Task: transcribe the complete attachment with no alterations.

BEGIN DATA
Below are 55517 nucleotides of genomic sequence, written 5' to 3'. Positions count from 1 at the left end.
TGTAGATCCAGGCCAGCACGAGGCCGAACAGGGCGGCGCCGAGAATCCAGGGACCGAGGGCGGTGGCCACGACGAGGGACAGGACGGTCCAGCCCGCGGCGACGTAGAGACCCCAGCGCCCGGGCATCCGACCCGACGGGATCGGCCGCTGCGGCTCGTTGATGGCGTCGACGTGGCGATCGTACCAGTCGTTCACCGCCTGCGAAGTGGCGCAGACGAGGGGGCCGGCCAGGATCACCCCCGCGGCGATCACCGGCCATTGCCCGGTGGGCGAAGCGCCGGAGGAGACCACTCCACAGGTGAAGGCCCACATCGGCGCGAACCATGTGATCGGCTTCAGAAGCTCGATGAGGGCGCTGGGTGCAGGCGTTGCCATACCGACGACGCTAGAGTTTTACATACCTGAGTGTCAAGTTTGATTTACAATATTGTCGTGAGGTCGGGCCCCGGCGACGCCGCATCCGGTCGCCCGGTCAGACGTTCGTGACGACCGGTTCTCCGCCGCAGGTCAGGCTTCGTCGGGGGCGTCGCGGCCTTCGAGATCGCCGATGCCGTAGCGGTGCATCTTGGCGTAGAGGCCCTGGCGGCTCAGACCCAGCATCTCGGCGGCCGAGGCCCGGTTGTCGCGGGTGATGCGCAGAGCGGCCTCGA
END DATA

Below are 55517 nucleotides of genomic sequence, written 5' to 3'. Positions count from 1 at the left end.
TGTAGATCCAGGCCAGCACGAGGCCGAACAGGGCGGCGCCGAGAATCCAGGGACCGAGGGCGGTGGCCACGACGAGGGACAGGACGGTCCAGCCCGCGGCGACGTAGAGACCCCAGCGCCCGGGCATCCGACCCGACGGGATCGGCCGCTGCGGCTCGTTGATGGCGTCGACGTGGCGATCGTACCAGTCGTTCACCGCCTGCGAAGTGGCGCAGACGAGGGGGCCGGCCAGGATCACCCCCGCGGCGATCACCGGCCATTGCCCGGTGGGCGAAGCGCCGGAGGAGACCACTCCACAGGTGAAGGCCCACATCGGCGCGAACCATGTGATCGGCTTCAGAAGCTCGATGAGGGCGCTGGGTGCAGGCGTTGCCATACCGACGACGCTAGAGTTTTACATACCTGAGTGTCAAGTTTGATTTACAATATTGTCGTGAGGTCGGGCCCCGGCGACGCCGCATCCGGTCGCCCGGTCAGACGTTCGTGACGACCGGTTCTCCGCCGCAGGTCAGGCTTCGTCGGGGGCGTCGCGGCCTTCGAGATCGCCGATGCCGTAGCGGTGCATCTTGGCGTAGAGGCCCTGGCGGCTCAGACCCAGCATCTCGGCGGCCGAGGCCCGGTTGTCGCGGGTGATGCGCAGAGCGGCCTCGA